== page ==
There will be up to 64 healthy volunteers for this and the people will be in 18 to 30 years age bracket. All of them had previously contracted the SARS-CoV-2 virus. They should all be willing participants who know the parameters of the investigation.

Before reinfecting the volunteers, the investigators will ensure that all of them are physically and mentally fit. They should also be considered completely recovered from their first infection in order to minimize their risk.

The participants will be divided into two groups. The first group will consist of 24 individuals. They will be increasingly exposed to the amounts of the SARS-CoV-2 virus. This is to establish the dosing threshold at which reinfection occurs. After this has been made, the experts in the study will then administer the optimal dose to the second group.

The participants of the study will be isolated in a specially designed hospital suite. They will be in their rooms for at least 17 days.The expert team will be responsible for their care and recuperation as they will administer a range of medical tests, including CT lung imaging and MRI heart scans.

The individuals who have been reinfected will be able to leave the hospital suite when and only when they are no longer with the infection and can no longer infect the people around them. If any of them develops symptoms of COVID-19, they will immediately be administered monoclonal antibodies.

Once the participants leave the facilities, they will take part in a minimum of eight follow-up examinations. This will happen over the course of a year.

Speaking to MNT, Prof. Stoye took note of vital questions that might come up during the first phase. These questions may center around the “optimum dose.” According to him, questions such as ”Would [this dose] be different in different people depending on their genetic background/health status/severity of previous infection/time since initial infection?” He further explains, “If [it] is, what impact will it have on the proposed phase 2 studies?”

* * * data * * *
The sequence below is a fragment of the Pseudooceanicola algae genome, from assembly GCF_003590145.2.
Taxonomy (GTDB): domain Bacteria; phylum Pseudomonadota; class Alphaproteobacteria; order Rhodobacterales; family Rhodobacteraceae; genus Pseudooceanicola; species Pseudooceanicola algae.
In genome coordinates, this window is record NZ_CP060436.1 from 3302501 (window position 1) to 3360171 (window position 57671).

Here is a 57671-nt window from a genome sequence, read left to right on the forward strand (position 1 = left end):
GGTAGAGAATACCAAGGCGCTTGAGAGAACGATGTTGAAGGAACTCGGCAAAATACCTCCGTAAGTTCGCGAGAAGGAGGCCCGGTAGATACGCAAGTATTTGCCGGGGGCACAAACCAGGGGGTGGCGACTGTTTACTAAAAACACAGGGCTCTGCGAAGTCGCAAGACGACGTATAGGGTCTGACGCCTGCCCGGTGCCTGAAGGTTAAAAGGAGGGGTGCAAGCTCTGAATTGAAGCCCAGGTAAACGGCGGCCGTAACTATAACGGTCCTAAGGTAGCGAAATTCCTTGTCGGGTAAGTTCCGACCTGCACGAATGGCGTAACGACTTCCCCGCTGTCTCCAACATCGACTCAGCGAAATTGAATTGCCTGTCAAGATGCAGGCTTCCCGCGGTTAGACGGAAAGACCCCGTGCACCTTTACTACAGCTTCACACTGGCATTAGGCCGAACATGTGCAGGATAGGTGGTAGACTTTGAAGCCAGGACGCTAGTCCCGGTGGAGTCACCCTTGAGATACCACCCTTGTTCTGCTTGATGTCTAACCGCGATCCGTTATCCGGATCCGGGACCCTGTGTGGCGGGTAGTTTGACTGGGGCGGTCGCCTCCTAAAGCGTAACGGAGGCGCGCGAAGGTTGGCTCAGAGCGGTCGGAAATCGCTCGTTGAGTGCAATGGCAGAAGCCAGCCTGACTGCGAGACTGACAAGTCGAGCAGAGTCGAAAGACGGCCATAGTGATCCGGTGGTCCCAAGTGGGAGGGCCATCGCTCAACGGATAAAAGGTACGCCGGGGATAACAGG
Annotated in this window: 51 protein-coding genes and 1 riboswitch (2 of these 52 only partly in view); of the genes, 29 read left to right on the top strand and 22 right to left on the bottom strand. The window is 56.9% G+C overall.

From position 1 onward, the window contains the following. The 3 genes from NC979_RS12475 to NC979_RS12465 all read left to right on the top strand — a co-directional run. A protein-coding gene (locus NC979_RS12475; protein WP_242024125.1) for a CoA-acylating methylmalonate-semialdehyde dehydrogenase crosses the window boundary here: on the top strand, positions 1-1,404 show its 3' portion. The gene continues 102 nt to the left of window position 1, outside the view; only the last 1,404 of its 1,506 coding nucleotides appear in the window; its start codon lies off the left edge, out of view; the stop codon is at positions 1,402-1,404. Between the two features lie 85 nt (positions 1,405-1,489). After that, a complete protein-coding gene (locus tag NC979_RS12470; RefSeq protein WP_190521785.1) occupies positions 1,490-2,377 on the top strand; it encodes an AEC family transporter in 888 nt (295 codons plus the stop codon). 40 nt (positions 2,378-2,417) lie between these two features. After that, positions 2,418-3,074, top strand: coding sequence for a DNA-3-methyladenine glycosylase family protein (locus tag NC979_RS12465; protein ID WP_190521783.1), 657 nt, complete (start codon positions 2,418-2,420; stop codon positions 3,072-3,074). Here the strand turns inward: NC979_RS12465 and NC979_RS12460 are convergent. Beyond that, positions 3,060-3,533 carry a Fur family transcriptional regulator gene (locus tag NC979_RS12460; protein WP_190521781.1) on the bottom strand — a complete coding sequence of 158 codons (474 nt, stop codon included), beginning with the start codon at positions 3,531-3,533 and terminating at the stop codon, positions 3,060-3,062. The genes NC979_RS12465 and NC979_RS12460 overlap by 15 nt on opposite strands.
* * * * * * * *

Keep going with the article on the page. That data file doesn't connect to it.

Phase 2

The second phase according to Prof. McShane, “we will explore two different things. First, we will define very carefully the baseline immune response in the volunteers before we infect them.”

With the integral information, Prof. McShane goes on to explain, “We will then infect them with the dose of virus chosen from the first study and measure how much virus we can detect after infection.” In his words, “We will then be able to understand what kind of immune responses protect against reinfection. Second, we will measure the immune response at several time points after infection so we can understand what immune response is generated by the virus.”


What the Researchers Hope to Uncover

The study will work with precise information about the infection timeline. It is in their hope that the data that they will come up with will provide valuable information for the future of Covid-19 and for the general population.

Christopher Coleman, is an assistant professor of infection immunology at the University of Nottingham in the UK. He is not involved in the investigation but told MNT, “The second phase will really tell us what is happening upon reinfection in the immune system.”

Coleman states, “We can tell if the immune system is acting as though the infection is still the first one or is responding to a virus it already recognizes (and that can be good or bad, depending on the exact nature of the response).”

Balasingam, from the Wellcome Trust states, “Medically, this could also help us understand which parts of the immune response are critical for protection against the virus — either to test a vaccine or for drugs that may help that specific response.” He also concludes, “The findings could have important implications for how we handle COVID-19 in the future and inform not just vaccine development but also research into the range of effective treatments that are also urgently needed.”

In Balasingam’s words, “Keeping up with the pace of scientific research and development through crucial studies such as this remain the only way we will truly get ahead of this pandemic and to bring it under control.”